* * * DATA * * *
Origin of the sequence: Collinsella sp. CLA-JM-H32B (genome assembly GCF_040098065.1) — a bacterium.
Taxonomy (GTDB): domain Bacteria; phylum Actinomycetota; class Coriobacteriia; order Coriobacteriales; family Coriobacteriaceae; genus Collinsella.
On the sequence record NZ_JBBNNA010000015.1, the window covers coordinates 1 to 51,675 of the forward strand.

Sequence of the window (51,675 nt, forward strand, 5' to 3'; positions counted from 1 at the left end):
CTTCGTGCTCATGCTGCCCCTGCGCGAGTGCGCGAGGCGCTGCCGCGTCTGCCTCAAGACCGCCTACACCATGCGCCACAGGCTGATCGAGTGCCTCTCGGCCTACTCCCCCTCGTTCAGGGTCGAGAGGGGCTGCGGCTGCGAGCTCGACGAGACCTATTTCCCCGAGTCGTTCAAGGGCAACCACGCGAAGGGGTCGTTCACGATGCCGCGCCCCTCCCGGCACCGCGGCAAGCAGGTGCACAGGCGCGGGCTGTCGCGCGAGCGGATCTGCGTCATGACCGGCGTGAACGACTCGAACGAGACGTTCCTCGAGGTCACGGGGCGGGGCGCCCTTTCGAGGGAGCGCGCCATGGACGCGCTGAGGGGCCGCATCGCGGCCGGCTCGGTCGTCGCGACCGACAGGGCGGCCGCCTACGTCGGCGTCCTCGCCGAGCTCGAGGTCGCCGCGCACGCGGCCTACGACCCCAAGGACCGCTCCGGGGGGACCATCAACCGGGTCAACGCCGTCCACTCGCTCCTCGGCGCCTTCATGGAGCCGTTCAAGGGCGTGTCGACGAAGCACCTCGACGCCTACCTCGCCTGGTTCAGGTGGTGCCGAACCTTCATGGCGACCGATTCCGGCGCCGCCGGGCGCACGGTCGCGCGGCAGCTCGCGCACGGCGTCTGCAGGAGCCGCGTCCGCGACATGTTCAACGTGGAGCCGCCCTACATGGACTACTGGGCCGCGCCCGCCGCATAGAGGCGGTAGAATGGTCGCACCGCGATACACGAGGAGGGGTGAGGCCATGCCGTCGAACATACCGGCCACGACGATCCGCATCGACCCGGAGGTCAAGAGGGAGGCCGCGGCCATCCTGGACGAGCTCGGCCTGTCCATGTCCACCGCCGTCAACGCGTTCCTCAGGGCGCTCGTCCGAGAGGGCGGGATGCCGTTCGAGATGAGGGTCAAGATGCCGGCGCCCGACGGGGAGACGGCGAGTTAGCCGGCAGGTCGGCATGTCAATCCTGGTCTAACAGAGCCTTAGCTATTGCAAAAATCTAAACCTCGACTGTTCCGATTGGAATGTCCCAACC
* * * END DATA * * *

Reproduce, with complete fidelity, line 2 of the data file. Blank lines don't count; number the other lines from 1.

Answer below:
Taxonomy (GTDB): domain Bacteria; phylum Actinomycetota; class Coriobacteriia; order Coriobacteriales; family Coriobacteriaceae; genus Collinsella.